Australia is in the grip of a domestic violence crisis. On average, an Australian woman dies every week at the hands of a current or previous partner. It’s a crisis that affects Indigenous communities disproportionately: Aboriginal and Torres Strait Islander women are 34 times more likely to be hospitalised as a result of domestic violence than any other group of women in Australia.
Domestic Violence Crisis in Indigenous Communities
Brendon Adams, a community leader in the far western New South Wales town of Wilcannia, told the ABC the complex factors behind domestic violence in Aboriginal and Torres Strait Islander communities.
“When you’re dealing with segregation, oppression, high unemployment and low income, there are a lot of men who feel like they can’t support their families. They might become depressed, even suicidal, and look for escape in the form of gambling or drug and alcohol abuse. Violence is a by-product of that.”
Mr Adams said long-term prevention strategies could help stop domestic violence becoming normalised.
He is the coordinator of the Men’s Hub in Wilcannia, a community organisation which, along with local rugby league clubs, are working to address domestic violence by offering workshops, counselling services, and emergency accommodation for men. The issue has brought men and women together.
The domestic violence crisis that Mr Adams sees on a daily basis is supported by research data, from the 2002 National Aboriginal and Torres Strait Islander Social Survey.
About one in four Aboriginal or Torres Strait Islander people aged 15 years or over reported being a victim of physical or threatened violence in the twelve months before the survey (24%). The rate was higher among those who:
- were aged 15–24 years
- had been removed from their natural families (38% compared with 23% among those not removed)
- had a disability (29% compared with 22% among those without a disability)
- had experienced a high number of stressors (50% of those with 11 or more stressors compared to 8% among those with none)
- lived in low income households (27% compared with 19% among those in high income households)
- were unemployed (38% compared with 21% among the employed).
The age-standardised rate for being a victim of physical or threatened violence among the Indigenous population was over twice the rate of the non-Indigenous population.
Although the rates were similar among those living in major cities (25%) and in remote areas (23%), people in remote areas were much more likely to report that family violence was a neighbourhood problem (41% compared with 14% in non-remote areas).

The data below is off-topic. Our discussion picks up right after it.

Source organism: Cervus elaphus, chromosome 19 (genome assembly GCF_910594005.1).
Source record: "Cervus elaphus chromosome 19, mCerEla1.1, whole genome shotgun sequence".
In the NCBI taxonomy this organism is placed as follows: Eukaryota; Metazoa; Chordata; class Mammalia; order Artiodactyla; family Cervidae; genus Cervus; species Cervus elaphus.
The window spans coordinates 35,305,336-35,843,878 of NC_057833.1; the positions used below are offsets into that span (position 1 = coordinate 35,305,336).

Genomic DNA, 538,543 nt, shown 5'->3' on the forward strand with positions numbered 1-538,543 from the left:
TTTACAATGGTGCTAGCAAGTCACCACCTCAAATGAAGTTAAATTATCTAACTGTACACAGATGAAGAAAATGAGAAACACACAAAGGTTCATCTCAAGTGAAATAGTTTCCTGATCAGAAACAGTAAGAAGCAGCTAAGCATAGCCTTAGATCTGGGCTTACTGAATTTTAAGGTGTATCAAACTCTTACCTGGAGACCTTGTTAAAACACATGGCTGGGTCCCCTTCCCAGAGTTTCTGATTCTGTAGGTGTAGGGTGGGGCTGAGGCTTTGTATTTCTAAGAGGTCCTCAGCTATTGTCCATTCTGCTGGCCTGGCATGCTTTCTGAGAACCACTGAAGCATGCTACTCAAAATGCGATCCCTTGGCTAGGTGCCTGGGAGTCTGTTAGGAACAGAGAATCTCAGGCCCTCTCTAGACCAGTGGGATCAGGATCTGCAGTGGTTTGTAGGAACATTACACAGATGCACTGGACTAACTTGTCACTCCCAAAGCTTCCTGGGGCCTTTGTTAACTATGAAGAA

How To Handle The Domestic Violence Crisis
Antoinette Braybrook heads up the Aboriginal Family Violence Prevention and Legal Services Victoria (FVPLS). She says organisations, like FVPLS, who work on the frontline with Aboriginal and Torres Strait Islander victims/survivors of family violence grapple with these issues on a daily basis.
Ms Braybrook says governments need to take immediate action by setting justice targets within the Closing the Gap strategy to reduce family violence.
“We also need to see a greater investment by governments at all levels into Aboriginal Community Controlled Organisations, like FVPLSs, who work to address and prevent violence against our people. And we need to see far greater investment into early intervention and prevention to break the cycle of violence and work with Aboriginal women and children to build resilience and reduce vulnerability to family violence,” she said.
The report says removal of land, and cultural dispossession over the past 230 years has resulted in particular social, economic, physical, psychological and emotional problems for First Australians.
Ms Braybrook, also the co-chair of Change The Record, says that government reports often don’t address racism and the ongoing injustices Indigenous peoples face, which is a big part of why rates of violence against Indigenous women and children are high.
“It is important though to break down the stigma that this is an ‘Aboriginal’ problem,” she said. “When we talk about the high rates of violence against Aboriginal and Torres Strait Islander women, we are not just talking about violence by Aboriginal and Torres Strait Islander men. Data shows us that the majority of Aboriginal and Torres Strait Islander women in metropolitan areas, and many other areas, are partnered with non-Aboriginal men.”
While Indigenous Australians experience family violence at a much higher rate than non-Indigenous Australians, Aboriginal and Torres Strait Islander peoples are less likely to report incidents to police. And when incidents are reported, victims may not disclose that the incident was perpetrated by a family member – with some with studies showing that up to 90 per cent of violence against Indigenous women may not be reported.
Ms Braybrook says Aboriginal and Torres Strait Islander women face many barriers to reporting and being believed.
“Systemic racism and the history of colonization in this country mean it is hard for Aboriginal people to trust the police. Far too often our women are failed by the system that is supposed to protect them,” she said.
Those at risk from the domestic violence crisis include children. Almost 17,000 Indigenous children were in out-of-home care, a rate almost ten times that for non-Indigenous children.
Antionette Braybrook says in Victoria family violence is the single biggest driver of Aboriginal children being removed.
“It’s similar right around the country,” she said. “The evidence shows us there is a clear link between family violence – child protection and out of home care – youth justice and getting locked up as an adult. This is devastating our families and our communities.”
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